Meet a few more FACE success stories who also happen to be very special assistance animals like Sampson!
Bella Amia is a registered service dog for her disabled owner. Bella developed a cancerous tumor and the cost of surgery was more than her owner could afford on a fixed income. FACE stepped in to help Bella…thanks to generous pet cancer grant funding from the Petco Foundation and Blue Buffalo.
Pete provides emotional support to a young girl who has cerebral palsy. After he broke his leg, Pete’s owner, a single mom, needed some financial assistance for his surgery. With a FACE grant, Pete was able to get his surgery, much to the relief of his loving family.
Rascull is an emotional support dog for a disabled senior who struggles with some mental health issues. Rascull swallowed something he shouldn’t have and needed surgery his owner couldn’t afford. Knowing how important Rascull was to his mom, his vet called FACE and we were able to provide assistance to save his life.
Have you ever gotten a message on social media, containing a heartbreaking image of a shelter dog or cat, urging you to donate money immediately to help save its life? The Los Angeles County District Attorney’s Office has issued a fraud alert, warning animal lovers to take a closer look at who is asking for donations before sending any money.
According to the LADA’s website, so-called “animal shelter scammers” could be preying on your compassion. These people will actually visit shelters, take pictures of animals in cages, and then post them on social media, warning people that they are in danger of dying in a “high-kill shelter” unless they receive your money to help rescue them. Sometimes they also use old pictures of shelter animals that they have taken from animal welfare websites around the country.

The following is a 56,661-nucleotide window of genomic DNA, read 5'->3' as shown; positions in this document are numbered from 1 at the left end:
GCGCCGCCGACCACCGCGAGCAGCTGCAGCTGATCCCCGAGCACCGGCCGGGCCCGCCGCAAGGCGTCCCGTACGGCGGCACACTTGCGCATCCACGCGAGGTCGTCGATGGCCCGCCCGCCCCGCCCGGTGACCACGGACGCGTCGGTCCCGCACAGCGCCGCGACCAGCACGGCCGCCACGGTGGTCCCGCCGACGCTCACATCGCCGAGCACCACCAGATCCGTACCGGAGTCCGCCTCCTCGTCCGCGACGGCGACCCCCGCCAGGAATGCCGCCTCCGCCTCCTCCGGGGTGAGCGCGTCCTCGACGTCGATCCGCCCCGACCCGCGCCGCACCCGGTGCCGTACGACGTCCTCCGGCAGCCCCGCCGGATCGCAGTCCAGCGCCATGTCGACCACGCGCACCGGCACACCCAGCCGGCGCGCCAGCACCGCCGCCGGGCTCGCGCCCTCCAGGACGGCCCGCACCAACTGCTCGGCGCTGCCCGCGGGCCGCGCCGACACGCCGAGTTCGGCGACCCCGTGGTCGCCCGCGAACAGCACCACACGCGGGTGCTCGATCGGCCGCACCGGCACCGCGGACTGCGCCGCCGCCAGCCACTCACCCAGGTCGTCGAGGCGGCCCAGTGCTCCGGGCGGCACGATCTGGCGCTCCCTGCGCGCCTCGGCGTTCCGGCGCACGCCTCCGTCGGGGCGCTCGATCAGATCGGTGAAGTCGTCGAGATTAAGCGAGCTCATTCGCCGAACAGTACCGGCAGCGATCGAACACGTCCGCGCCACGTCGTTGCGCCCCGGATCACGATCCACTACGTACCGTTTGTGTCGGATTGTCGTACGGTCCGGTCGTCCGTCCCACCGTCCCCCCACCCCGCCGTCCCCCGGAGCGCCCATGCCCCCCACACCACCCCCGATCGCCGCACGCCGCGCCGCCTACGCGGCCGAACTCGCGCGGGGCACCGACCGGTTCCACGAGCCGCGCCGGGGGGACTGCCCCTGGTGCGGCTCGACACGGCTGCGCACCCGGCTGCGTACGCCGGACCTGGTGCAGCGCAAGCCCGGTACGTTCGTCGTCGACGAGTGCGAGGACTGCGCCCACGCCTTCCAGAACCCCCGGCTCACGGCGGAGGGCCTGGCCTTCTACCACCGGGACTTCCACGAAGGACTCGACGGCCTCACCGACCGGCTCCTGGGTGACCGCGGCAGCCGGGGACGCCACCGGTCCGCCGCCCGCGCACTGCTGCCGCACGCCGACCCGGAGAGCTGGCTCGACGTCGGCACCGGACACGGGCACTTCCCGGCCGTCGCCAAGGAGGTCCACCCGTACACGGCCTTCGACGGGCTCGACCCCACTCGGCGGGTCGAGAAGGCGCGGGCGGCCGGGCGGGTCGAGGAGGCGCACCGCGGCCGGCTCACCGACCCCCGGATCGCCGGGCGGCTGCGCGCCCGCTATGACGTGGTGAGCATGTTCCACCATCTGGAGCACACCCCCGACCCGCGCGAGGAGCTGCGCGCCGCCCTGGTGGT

Besides social media, these images can also be posted on flyers and could be sent to you via email or regular mail. Some scammers will even call you on the phone.
How can well-meaning animal lovers protect themselves from this type of animal rescue scam? The LADA offers the following common-sense tips:
Verify that the organization or person asking you for money is a legitimate 501(C)3 charity. This information should be readily available if the charity is real.
Double check the information on the specific animal. Is it a real animal currently housed in a shelter that is in imminent danger of euthanasia?
If the animal is currently living in a shelter, talk to the shelter directly and ask them what is being done to help the animal. Are they authorizing anyone to solicit funds to save the animal from euthanasia?